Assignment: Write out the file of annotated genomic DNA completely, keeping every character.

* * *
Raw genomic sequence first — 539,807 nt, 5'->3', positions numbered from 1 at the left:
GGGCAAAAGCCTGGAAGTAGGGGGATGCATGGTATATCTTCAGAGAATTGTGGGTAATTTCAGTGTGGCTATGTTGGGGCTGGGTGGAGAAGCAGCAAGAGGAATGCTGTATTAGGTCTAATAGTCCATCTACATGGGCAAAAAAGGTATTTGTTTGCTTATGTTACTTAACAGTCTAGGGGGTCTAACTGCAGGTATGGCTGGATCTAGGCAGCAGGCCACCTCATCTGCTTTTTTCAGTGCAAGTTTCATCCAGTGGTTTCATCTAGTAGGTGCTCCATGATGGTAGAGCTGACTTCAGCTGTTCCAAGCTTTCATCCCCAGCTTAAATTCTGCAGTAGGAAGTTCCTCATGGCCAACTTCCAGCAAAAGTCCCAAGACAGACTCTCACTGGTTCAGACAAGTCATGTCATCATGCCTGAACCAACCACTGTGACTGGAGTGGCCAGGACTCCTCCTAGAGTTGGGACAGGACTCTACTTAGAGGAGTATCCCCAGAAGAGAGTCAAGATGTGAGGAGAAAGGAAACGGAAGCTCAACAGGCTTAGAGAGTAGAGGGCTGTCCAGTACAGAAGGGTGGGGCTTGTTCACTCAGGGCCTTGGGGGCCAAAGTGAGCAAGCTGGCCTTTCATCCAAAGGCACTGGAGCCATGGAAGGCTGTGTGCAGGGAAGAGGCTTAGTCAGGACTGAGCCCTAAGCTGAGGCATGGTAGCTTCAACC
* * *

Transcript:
Raw genomic sequence first — 539,807 nt, 5'->3', positions numbered from 1 at the left:
GGGCAAAAGCCTGGAAGTAGGGGGATGCATGGTATATCTTCAGAGAATTGTGGGTAATTTCAGTGTGGCTATGTTGGGGCTGGGTGGAGAAGCAGCAAGAGGAATGCTGTATTAGGTCTAATAGTCCATCTACATGGGCAAAAAAGGTATTTGTTTGCTTATGTTACTTAACAGTCTAGGGGGTCTAACTGCAGGTATGGCTGGATCTAGGCAGCAGGCCACCTCATCTGCTTTTTTCAGTGCAAGTTTCATCCAGTGGTTTCATCTAGTAGGTGCTCCATGATGGTAGAGCTGACTTCAGCTGTTCCAAGCTTTCATCCCCAGCTTAAATTCTGCAGTAGGAAGTTCCTCATGGCCAACTTCCAGCAAAAGTCCCAAGACAGACTCTCACTGGTTCAGACAAGTCATGTCATCATGCCTGAACCAACCACTGTGACTGGAGTGGCCAGGACTCCTCCTAGAGTTGGGACAGGACTCTACTTAGAGGAGTATCCCCAGAAGAGAGTCAAGATGTGAGGAGAAAGGAAACGGAAGCTCAACAGGCTTAGAGAGTAGAGGGCTGTCCAGTACAGAAGGGTGGGGCTTGTTCACTCAGGGCCTTGGGGGCCAAAGTGAGCAAGCTGGCCTTTCATCCAAAGGCACTGGAGCCATGGAAGGCTGTGTGCAGGGAAGAGGCTTAGTCAGGACTGAGCCCTAAGCTGAGGCATGGTAGCTTCAACC